There is no such thing as bad information - There is truth in the data, so you sift it all, even the crap stuff.

  5. #5
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    Quote Originally Posted by Gitsnik View Post
    Strictly no, but then you're not necessarily doing something many people would elect to do.

    The following code I literally just hacked up in this reply panel, I haven't tested it nor will I provide support on it. It contains only very basic perl code, so if you can not read it I suggest you do one of those "learn perl in 24 hours" courses and then figure it out from there.

    The essence of the code is: read a line from file 1, read a line from file 2, as you read each character from file 1, insert the same character (position) from file 2 and print it out.

    Assuming no typo's and that I understood you properly this time around, it should do what you wish, again - no willingness to provide support.

    Code:
    #!/usr/bin/perl
    
    open(FILE_ONE, "fileone.txt");
    open(FILE_TWO, "filetwo.txt");
    while($f1l = <FILE_ONE>) {
      $f2l = <FILE_TWO>;
      chomp($f1l);
      chomp($f2l);
      my @f1a = split //, $f1l;
      my @f2a = split //, $f2l;
      my $i = 0;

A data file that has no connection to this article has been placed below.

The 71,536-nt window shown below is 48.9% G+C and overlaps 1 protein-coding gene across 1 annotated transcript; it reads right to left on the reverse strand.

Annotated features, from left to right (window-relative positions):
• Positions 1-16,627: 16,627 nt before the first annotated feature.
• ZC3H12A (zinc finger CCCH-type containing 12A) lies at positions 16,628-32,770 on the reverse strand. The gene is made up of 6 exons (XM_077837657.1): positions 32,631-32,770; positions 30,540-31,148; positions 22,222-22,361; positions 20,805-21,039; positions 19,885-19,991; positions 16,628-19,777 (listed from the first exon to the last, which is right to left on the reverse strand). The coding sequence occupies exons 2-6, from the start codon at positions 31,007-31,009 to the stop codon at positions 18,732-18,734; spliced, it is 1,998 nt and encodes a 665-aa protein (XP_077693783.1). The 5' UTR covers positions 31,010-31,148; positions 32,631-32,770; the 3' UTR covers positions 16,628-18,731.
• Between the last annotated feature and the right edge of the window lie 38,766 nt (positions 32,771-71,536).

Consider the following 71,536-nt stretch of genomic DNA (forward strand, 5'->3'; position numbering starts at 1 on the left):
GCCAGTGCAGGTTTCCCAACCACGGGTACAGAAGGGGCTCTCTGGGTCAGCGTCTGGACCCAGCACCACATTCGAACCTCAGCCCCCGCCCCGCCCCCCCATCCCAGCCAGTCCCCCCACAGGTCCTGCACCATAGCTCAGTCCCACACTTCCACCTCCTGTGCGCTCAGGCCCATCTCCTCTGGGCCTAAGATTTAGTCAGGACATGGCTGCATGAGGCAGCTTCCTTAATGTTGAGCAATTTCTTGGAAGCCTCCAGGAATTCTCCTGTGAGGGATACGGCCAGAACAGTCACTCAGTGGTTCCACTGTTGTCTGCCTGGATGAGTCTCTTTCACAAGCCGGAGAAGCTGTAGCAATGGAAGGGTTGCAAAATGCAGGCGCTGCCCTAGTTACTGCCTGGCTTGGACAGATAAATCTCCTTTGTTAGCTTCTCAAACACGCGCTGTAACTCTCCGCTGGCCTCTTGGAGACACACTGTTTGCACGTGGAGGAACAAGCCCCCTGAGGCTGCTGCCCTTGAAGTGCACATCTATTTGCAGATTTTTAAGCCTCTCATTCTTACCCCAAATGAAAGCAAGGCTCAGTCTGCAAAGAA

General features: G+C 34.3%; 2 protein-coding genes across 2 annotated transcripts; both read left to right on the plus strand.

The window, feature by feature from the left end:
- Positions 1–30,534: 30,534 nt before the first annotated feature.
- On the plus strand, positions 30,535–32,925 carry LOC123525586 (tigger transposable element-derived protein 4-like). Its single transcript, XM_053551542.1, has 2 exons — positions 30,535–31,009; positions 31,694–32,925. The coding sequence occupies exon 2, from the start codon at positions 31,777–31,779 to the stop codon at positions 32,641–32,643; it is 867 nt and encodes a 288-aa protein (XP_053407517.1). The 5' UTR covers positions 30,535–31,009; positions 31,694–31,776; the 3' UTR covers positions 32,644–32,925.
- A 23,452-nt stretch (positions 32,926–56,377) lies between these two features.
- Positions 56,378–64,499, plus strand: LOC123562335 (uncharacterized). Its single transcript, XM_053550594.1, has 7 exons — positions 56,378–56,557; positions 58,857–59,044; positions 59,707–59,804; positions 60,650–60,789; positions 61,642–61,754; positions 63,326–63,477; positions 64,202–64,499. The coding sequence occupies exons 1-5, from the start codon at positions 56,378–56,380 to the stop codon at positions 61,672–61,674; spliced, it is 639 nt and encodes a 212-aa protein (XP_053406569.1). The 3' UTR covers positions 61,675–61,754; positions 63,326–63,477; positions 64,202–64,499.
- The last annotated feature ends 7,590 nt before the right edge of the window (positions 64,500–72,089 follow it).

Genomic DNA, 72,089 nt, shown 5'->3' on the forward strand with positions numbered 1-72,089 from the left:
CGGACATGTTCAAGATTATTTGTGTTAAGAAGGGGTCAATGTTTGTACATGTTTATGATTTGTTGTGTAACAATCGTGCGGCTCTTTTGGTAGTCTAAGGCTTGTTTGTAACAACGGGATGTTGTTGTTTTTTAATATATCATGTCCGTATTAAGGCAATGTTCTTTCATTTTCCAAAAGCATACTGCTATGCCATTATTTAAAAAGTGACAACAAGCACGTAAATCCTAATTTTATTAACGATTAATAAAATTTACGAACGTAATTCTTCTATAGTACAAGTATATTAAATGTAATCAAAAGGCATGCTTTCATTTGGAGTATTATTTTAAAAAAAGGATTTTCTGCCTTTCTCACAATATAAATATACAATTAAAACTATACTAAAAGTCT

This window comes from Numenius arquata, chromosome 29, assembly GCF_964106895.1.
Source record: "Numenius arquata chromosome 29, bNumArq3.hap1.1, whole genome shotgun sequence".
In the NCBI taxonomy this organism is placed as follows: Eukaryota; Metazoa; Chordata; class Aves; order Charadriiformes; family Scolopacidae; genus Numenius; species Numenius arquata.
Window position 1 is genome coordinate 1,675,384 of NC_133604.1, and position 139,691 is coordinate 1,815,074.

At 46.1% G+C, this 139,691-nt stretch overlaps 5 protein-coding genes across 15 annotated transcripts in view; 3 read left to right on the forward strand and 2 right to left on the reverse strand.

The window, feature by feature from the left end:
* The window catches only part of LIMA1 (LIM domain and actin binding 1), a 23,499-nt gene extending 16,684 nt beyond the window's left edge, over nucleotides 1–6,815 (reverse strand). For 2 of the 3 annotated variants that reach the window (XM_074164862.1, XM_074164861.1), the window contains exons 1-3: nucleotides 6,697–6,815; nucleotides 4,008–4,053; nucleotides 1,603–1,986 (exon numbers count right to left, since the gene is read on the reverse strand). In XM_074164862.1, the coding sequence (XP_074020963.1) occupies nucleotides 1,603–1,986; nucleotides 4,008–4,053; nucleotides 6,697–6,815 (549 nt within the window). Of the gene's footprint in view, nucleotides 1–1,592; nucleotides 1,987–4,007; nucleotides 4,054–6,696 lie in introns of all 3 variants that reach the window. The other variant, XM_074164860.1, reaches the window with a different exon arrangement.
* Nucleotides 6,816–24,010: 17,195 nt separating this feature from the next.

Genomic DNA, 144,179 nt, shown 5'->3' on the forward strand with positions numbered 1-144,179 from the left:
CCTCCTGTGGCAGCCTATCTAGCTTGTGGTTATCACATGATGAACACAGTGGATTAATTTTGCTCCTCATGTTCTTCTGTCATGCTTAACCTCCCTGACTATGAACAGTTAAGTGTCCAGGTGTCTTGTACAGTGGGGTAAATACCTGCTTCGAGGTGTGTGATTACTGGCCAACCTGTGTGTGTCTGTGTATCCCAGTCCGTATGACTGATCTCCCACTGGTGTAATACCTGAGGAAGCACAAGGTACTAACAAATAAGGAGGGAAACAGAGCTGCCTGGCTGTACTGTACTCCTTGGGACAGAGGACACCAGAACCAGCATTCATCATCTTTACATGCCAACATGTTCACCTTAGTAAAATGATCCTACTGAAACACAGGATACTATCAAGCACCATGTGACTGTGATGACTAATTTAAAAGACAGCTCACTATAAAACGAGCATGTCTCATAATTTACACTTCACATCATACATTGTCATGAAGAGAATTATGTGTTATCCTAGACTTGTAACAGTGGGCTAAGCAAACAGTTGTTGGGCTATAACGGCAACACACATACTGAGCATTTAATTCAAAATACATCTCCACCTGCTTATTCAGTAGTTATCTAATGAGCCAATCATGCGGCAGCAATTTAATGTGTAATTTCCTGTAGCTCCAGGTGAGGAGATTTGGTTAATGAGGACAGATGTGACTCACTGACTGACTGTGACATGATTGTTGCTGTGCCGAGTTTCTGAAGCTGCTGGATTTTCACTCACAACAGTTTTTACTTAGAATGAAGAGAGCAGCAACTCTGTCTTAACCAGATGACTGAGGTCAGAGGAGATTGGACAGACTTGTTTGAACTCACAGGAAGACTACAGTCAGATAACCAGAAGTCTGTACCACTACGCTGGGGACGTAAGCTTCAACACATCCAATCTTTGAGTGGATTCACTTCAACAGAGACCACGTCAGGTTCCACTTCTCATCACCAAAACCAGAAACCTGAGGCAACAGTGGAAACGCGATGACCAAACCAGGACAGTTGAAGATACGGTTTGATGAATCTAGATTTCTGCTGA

foreach my $char (@f1a) {
        print $char, $f2a[$i];
        $i += 1;
      }
      print "\n";
    }
    close(FILE_ONE);
    close(FILE_TWO);
    Thank you very much, I will learn perl in the next 24 hours

  6. #6
    Very good friend of the forum Virchanza's Avatar
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    This looks like fun, I'm gonna give it a go in C++:

    Code:
    #include <iostream>    /* cout, endl */
    #include <fstream>     /* ifstream */
    #include <string>      /* string */
    using std::cout;
    using std::endl;
    using std::ifstream;
    using std::string;
    
    int main(int argc, char **argv)
    {
        if ( 3 != argc )
        {
            cout << "Usage: " << argv[0] << " in1.txt in2.txt > out.txt" << endl;
            return 0;
        }
    
        ifstream a( argv[1] ); /* Open the first file */
    
        if ( !a.is_open() )
        {
            cout << "Could not open " << argv[1] << endl;
            return 0;
        }
    
        string str_a;
    
        while ( a >> str_a )
        {
            string str_b;
    
            ifstream b( argv[2] );
    
            if ( !b.is_open() )
            {
                cout << "Could not open " << argv[2] << endl;
                return 0;
            }
    
            while ( b >> str_b )
            {
                cout << str_a << str_b << endl;
            }
        }
    }
    Compile as follows:

    Code:
    g++ concat.cpp -D NDEBUG -s -O3 -o concat
    And run as follows:

    Code:
    ./concat in1.txt in2.txt > out.txt